Everyone was there for the launch of Republican Assemblyman Nathan Fletcher’s campaign for San Diego mayor. The head of the local Republican party. The head of the city’s fire and police unions. Fletcher’s announcement, held at the headquarters of a new medical device company in Sorrento Valley, could have appealed to them all. He focused on innovation, jobs and changing the debate from the financial problems that have plagued the city for at least the past decade.
“It’s time to turn the page. It’s time for a new energy, a new vision,” Fletcher said. “It’s time for a new generation of leaders not tied to the gridlock or problems of the past to step forward and lead.”
The difficulty, of course, is that the problems of the past remain the problems of today. The eventual decisions Fletcher will have to make on the city’s budget and pension troubles likely will turn dark the now-starry eyes of leaders from the Republican Party or public safety unions, both potential key supporters.
For now, Fletcher isn’t taking sides on a June 2012 ballot initiative that would replace pensions with 401(k)s for most new city workers. He’s waiting at least until a financial analysis is complete. It’s a fair stance; a financial analysis doesn’t yet exist. But if he comes out in favor of it, he’ll alienate the police and fire folks whose endorsements would give him a huge boost. If he comes out against it, he’ll alienate the party and donors who could turn him from a relative unknown into a chosen one. Fletcher said he gets that.
“Whatever position we take there will be political consequences,” he said. “But that’s true in any decision you make.”
Contrast Fletcher with Councilman Carl DeMaio, another Republican mayoral candidate. DeMaio’s the one with all the answers now. He’s touted his authorship of the 401(k) measure and of an 80-page glossy budget plan when he made his official mayoral announcement Sunday.
Wanting to go beyond the problems of the past without fixing them, DeMaio said, continues the problems of the past.
“You can’t be part of the happy-talk crowd,” DeMaio said in an interview. “That’s not a new generation of leadership. That’s the old pattern that got us into this.”
DeMaio’s definitive stances give him license to hammer those who haven’t taken them. But it also attracts anger. San Diego’s largest organized labor group already has opened a political action committee just to defeat him. He also has a history of upsetting some of the city’s more moneyed interests that could help him financially navigate a large mayoral field.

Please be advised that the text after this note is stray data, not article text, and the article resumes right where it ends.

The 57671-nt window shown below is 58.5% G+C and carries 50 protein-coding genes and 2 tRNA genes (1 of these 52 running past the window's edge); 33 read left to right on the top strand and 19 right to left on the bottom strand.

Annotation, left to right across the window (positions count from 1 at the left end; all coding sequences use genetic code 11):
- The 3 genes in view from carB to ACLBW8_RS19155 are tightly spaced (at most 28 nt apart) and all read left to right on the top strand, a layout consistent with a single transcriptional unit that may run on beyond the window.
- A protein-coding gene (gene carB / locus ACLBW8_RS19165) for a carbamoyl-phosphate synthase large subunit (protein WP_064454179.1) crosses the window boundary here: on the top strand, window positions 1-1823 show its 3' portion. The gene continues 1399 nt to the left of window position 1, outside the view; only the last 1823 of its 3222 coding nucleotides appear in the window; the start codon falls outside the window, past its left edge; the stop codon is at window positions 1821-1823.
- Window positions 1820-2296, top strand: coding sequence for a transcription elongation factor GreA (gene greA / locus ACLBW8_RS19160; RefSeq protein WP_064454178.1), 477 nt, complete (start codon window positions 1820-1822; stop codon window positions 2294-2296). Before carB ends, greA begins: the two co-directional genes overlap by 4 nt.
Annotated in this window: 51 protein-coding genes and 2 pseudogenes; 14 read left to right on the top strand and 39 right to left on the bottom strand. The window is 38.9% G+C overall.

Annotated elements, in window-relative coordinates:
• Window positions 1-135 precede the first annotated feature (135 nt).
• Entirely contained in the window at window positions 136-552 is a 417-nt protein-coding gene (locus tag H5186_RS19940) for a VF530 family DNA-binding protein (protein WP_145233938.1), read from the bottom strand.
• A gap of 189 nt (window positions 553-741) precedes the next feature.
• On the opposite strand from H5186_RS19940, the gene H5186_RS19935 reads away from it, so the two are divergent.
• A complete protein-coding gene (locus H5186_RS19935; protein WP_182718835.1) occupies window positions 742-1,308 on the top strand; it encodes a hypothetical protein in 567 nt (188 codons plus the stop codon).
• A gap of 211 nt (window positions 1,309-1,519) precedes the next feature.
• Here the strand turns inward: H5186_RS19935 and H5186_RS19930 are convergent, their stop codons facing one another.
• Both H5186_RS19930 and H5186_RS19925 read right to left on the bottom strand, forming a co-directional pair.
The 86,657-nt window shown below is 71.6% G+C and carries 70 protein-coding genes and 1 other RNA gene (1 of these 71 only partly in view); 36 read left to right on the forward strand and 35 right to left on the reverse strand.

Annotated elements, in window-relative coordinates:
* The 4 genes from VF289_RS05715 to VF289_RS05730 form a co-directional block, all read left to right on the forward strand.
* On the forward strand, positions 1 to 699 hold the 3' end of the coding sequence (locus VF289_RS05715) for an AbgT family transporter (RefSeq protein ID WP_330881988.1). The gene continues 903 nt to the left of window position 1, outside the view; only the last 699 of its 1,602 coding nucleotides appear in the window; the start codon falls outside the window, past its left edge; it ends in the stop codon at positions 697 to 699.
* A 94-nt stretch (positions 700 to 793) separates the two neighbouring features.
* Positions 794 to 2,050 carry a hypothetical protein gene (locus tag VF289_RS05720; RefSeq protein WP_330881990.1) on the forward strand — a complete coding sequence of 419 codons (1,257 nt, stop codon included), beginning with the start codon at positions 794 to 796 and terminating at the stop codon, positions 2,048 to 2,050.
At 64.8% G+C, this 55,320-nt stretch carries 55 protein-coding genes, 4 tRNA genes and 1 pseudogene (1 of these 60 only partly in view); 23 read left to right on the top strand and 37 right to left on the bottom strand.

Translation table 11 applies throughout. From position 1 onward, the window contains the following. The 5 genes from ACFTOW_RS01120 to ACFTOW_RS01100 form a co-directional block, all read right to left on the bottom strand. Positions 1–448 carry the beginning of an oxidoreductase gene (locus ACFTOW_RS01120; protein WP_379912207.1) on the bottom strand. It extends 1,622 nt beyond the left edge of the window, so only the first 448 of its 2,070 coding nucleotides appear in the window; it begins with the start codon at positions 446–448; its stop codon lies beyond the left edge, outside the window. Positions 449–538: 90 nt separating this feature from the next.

DeMaio didn’t accept the anti-establishment mantle, but he sure talks like someone who’s that kind of candidate.
“I don’t see this as a race of me versus other candidates,” he said. “I see this as a race of me versus the system and the people who benefit from the system. Organized labor and a lot of business lobbyists who’ve really had too cozy a relationship in the past.”
Here are a few other mayoral campaign tidbits:
• Fletcher introduced a few policy proposals during his announcement. The most interesting was a plan to have one regional library system. The city’s libraries are a perennial budget cutting target, and talks of consolidation with San Diego County and other governments go as far back as 30 years. Consolidation hasn’t happened for 30 years.
“I think the budgetary pressures can provide an incentive for people to do that,” Fletcher said. “It doesn’t make sense. The city runs a library. The county runs a library. The community college runs a library. The UC runs a library. Cal State runs a library. Let’s have a regional system.”
• Fletcher is going to address a broad scope of issues. He talked about fixing problems with the city’s schools, an issue that many argue is outside of the mayor’s responsibilities. Fletcher disagreed.
“If the city can find time to talk about fireworks and harbor seals, then we can make time to talk about educating our children,” he said.
A major ballot measure dramatically reshaping the San Diego school board also is planned for the June 2012 election.
• If DeMaio runs for mayor, he can’t run for re-election to his City Council seat. That means if he loses, DeMaio has no office. It’s a general rule that politicians don’t like to give up power. I asked DeMaio if he was 100 percent committed to the mayor’s race. He said absolutely.
“The sort of changes that I want to make, the sort of changes that we must make as a city, require that they be made from the Mayor’s Office,” he said.
• As we’ve noted, fundraising between now and June 30 is a big deal. On his campaign website, DeMaio pledges personally to match any donations made through the end of the month. DeMaio touts his business experience founding companies before he became a politician. He said he was unsure if he would continue matching donations after June.
“I haven’t decided,” he said. “I know that the special interest lobbyists and the labor unions are going to spend an ungodly sum to try to defeat our reform agenda.”